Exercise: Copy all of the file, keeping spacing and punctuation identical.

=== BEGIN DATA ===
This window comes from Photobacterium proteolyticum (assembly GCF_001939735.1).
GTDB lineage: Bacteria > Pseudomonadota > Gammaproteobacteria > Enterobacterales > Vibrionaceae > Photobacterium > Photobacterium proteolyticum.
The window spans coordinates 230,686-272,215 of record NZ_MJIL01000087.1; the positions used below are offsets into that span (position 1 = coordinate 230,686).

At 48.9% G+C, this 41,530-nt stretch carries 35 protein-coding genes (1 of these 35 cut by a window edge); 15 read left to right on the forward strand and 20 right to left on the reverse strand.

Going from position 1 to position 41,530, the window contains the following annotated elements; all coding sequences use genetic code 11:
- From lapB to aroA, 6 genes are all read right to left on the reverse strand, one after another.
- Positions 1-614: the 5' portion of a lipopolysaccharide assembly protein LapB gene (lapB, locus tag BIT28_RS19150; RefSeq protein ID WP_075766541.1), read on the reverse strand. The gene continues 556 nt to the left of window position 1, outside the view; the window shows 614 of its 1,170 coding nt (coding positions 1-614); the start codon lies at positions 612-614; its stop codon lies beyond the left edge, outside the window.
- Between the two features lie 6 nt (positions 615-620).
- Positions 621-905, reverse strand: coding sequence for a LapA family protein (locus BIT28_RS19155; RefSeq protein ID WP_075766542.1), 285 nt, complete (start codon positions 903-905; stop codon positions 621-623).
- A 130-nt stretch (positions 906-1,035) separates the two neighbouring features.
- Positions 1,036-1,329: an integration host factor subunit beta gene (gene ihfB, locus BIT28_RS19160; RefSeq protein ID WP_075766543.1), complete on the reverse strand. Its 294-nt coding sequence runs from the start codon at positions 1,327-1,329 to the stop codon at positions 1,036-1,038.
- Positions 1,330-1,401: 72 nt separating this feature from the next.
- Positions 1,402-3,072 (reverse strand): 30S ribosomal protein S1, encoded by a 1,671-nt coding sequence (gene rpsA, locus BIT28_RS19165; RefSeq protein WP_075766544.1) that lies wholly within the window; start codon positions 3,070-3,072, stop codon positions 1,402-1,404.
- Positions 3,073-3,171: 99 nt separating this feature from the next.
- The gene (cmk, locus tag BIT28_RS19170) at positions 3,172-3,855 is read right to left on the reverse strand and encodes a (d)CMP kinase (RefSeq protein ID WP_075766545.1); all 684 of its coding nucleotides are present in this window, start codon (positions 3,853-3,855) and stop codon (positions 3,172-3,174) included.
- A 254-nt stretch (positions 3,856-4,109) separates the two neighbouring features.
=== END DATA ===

This window comes from Photobacterium proteolyticum (assembly GCF_001939735.1).
GTDB lineage: Bacteria > Pseudomonadota > Gammaproteobacteria > Enterobacterales > Vibrionaceae > Photobacterium > Photobacterium proteolyticum.
The window spans coordinates 230,686-272,215 of record NZ_MJIL01000087.1; the positions used below are offsets into that span (position 1 = coordinate 230,686).

At 48.9% G+C, this 41,530-nt stretch carries 35 protein-coding genes (1 of these 35 cut by a window edge); 15 read left to right on the forward strand and 20 right to left on the reverse strand.

Going from position 1 to position 41,530, the window contains the following annotated elements; all coding sequences use genetic code 11:
- From lapB to aroA, 6 genes are all read right to left on the reverse strand, one after another.
- Positions 1-614: the 5' portion of a lipopolysaccharide assembly protein LapB gene (lapB, locus tag BIT28_RS19150; RefSeq protein ID WP_075766541.1), read on the reverse strand. The gene continues 556 nt to the left of window position 1, outside the view; the window shows 614 of its 1,170 coding nt (coding positions 1-614); the start codon lies at positions 612-614; its stop codon lies beyond the left edge, outside the window.
- Between the two features lie 6 nt (positions 615-620).
- Positions 621-905, reverse strand: coding sequence for a LapA family protein (locus BIT28_RS19155; RefSeq protein ID WP_075766542.1), 285 nt, complete (start codon positions 903-905; stop codon positions 621-623).
- A 130-nt stretch (positions 906-1,035) separates the two neighbouring features.
- Positions 1,036-1,329: an integration host factor subunit beta gene (gene ihfB, locus BIT28_RS19160; RefSeq protein ID WP_075766543.1), complete on the reverse strand. Its 294-nt coding sequence runs from the start codon at positions 1,327-1,329 to the stop codon at positions 1,036-1,038.
- Positions 1,330-1,401: 72 nt separating this feature from the next.
- Positions 1,402-3,072 (reverse strand): 30S ribosomal protein S1, encoded by a 1,671-nt coding sequence (gene rpsA, locus BIT28_RS19165; RefSeq protein WP_075766544.1) that lies wholly within the window; start codon positions 3,070-3,072, stop codon positions 1,402-1,404.
- Positions 3,073-3,171: 99 nt separating this feature from the next.
- The gene (cmk, locus tag BIT28_RS19170) at positions 3,172-3,855 is read right to left on the reverse strand and encodes a (d)CMP kinase (RefSeq protein ID WP_075766545.1); all 684 of its coding nucleotides are present in this window, start codon (positions 3,853-3,855) and stop codon (positions 3,172-3,174) included.
- A 254-nt stretch (positions 3,856-4,109) separates the two neighbouring features.